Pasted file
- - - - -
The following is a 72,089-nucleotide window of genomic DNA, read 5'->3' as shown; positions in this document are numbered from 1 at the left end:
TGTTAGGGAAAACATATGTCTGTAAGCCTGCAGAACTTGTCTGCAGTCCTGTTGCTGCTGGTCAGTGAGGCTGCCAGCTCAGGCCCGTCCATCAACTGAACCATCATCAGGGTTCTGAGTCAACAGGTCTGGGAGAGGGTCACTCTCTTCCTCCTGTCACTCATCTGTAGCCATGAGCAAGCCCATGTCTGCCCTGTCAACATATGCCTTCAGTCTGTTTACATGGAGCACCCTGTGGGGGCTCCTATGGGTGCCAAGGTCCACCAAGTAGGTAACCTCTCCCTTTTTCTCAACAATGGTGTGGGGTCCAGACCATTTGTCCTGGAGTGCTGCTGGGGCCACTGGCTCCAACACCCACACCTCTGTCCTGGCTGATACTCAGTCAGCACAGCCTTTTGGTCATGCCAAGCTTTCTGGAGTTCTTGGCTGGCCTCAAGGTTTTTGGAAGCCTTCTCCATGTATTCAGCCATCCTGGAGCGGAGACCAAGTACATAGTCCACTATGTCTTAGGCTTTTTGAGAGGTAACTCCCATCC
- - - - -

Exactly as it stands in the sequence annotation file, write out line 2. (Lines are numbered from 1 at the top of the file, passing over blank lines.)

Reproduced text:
TGTTAGGGAAAACATATGTCTGTAAGCCTGCAGAACTTGTCTGCAGTCCTGTTGCTGCTGGTCAGTGAGGCTGCCAGCTCAGGCCCGTCCATCAACTGAACCATCATCAGGGTTCTGAGTCAACAGGTCTGGGAGAGGGTCACTCTCTTCCTCCTGTCACTCATCTGTAGCCATGAGCAAGCCCATGTCTGCCCTGTCAACATATGCCTTCAGTCTGTTTACATGGAGCACCCTGTGGGGGCTCCTATGGGTGCCAAGGTCCACCAAGTAGGTAACCTCTCCCTTTTTCTCAACAATGGTGTGGGGTCCAGACCATTTGTCCTGGAGTGCTGCTGGGGCCACTGGCTCCAACACCCACACCTCTGTCCTGGCTGATACTCAGTCAGCACAGCCTTTTGGTCATGCCAAGCTTTCTGGAGTTCTTGGCTGGCCTCAAGGTTTTTGGAAGCCTTCTCCATGTATTCAGCCATCCTGGAGCGGAGACCAAGTACATAGTCCACTATGTCTTAGGCTTTTTGAGAGGTAACTCCCATCC